AMD Claims Businesses Pay 'Intel Tax' With Xeon Server CPUs


AMD is claiming that customers of its largest rival are paying an "Intel tax" when they use Intel's market-dominating Xeon processors in data centers.

The Santa Clara, Calif.-based company recently released a white paper on its website to promote its AMD EPYC server CPUs and criticize its competitor for what it calls the "Intel tax," a set of costs associated with "self-imposed, designed-in performance bottlenecks" that allegedly force Intel's customers to buy more expensive Xeon processors.

[Related: AMD Fares Better Than Intel On Wall Street As It Steals CPU Market Share]

"It is the extra price for Intel processors that you have to pay to get the features and performance you need," the white paper says.

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The white paper was released ahead of Intel's Data Centric Innovation Day on April 2, when the semiconductor giant is expected to make new announcements around Xeon and other server products.

An Intel spokesperson said its response will come with next week's event.

Andrew Kretzer, director of sales and marketing at Bold Data Technology, a Fremont, Calif.-based custom system builder, said he agrees with AMD's message, which called out Intel for its “maze of more than 42 different processor SKUs, 4 different metal codes, and 5 different series.”

"Not only is Intel hamstringing its processors in order to create artificial, slotted SKUs (and at extremely high price points), but they’ve added an incredible amount of complexity to the purchasing process for potential customers," he said in an email. "We’ve had to create a tool to help customers with understanding what they are buying and what they need when it comes to Intel Xeon processors and that tool has gotten more complex with each new family of Xeons."

However, he said, the added complexity isn't necessarily a benefit for AMD, with customers instead opting to buy older Xeon products from Intel, such as the Broadwell line.

"The majority of these customers are still clamoring for Broadwell parts in large part to avoid the brain cramp and price gouge brought upon from this newer line," he said. "Unfortunately for AMD, it seems that these customers are looking to older generations of Intel Xeon over an arguably better AMD experience, reinforcing the validity of that old chestnut that 'nobody ever got fired for buying IBM.'"

Dominic Daninger, vice president of engineering at Nor-Tech, Burnsville, Minn.-based high-performance computing systems builder, said AMD's return to the server market with EPYC is good for competition, which will ultimately benefit customers while also pushing Intel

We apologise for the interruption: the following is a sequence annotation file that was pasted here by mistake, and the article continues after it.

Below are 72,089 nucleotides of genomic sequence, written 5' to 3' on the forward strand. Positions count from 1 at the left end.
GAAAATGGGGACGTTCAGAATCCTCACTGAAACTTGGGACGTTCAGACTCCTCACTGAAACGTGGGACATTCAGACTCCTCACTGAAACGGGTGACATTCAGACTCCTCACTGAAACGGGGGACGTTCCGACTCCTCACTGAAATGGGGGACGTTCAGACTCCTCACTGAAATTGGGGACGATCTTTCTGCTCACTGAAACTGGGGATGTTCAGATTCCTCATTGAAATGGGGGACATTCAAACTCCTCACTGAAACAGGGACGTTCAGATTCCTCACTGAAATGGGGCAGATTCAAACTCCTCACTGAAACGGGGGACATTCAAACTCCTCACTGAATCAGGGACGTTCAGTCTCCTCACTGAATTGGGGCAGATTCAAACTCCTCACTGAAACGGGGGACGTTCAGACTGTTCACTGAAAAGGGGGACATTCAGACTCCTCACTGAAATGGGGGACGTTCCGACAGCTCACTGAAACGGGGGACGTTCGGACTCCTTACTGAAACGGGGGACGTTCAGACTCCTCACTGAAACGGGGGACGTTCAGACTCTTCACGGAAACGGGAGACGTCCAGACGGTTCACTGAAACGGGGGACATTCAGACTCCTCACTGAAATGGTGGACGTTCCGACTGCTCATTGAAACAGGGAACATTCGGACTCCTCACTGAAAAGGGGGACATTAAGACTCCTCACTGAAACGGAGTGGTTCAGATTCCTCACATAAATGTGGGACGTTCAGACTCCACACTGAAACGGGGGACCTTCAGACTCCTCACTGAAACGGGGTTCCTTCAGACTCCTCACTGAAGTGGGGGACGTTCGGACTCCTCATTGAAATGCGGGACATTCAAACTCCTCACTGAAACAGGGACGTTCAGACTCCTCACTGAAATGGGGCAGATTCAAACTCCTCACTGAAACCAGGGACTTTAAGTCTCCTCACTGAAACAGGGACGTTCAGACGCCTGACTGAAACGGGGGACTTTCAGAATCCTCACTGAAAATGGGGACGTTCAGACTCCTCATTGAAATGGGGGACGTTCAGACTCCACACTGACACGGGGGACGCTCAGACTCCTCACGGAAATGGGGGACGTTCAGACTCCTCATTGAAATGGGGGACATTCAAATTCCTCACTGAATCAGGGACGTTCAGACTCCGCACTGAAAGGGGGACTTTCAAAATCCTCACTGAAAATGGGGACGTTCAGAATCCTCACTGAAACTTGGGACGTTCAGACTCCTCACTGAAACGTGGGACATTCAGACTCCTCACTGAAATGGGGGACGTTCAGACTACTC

"I know particularly on single socket, AMD has got some attractive competition," he said, referring to AMD's single-socket EPYC solutions, "and they're always competitive on price."

Daninger said while the AMD white paper makes some good points, such as the costliness of Intel's higher-end Xeon CPUs and AMD's strong I/O capabilities, AMD's argument about more cores per processor isn't necessarily relevant for certain markets, such as high-performance computing.

For high-performance computing, faster clock speeds are often more important than higher core counts, Daninger said, and the former is where Intel has done an especially good job. This is relevant in high-performance computing when it comes to commercial software that charge licenses on a per-core basis, meaning that it's important to maximize performance within each core.

"The thing that Intel is consistently done is having higher per-core performance," Daninger said. "In the HPC business, oftentimes a customer will elect to go with fewer cores and higher clock speed."

In AMD's white paper, the company said that businesses can save money on software licenses by choosing its single-socket processor or a processor with fewer cores without having to sacrifice on features like memory capacity and bandwidth.

The white paper makes price and performance comparisons between Intel's Xeon processors and Amd's EPYC processors, showing that AMD's CPUs have better or similar performance while costing less. However, the white paper only makes the comparison using one benchmark, SPECrate2017_fp_base, which is a standard test for compute-intensive performance. The document also doesn't consider Intel's wider selection of Xeon processors for comparison.

AMD has been making gains against Intel in the server market, especially among enterprises, according to a recent survey. But even with the company set to beat Intel to the market this year with processors based on a next-generation manufacturing process, AMD still has a lot of hurdles to clear.

"You're going to have a hard time ripping Intel out of an enterprise," Bob Venero, CEO of Holbrook, N.Y.-based IT service provider Future Tech, told CRN earlier this month.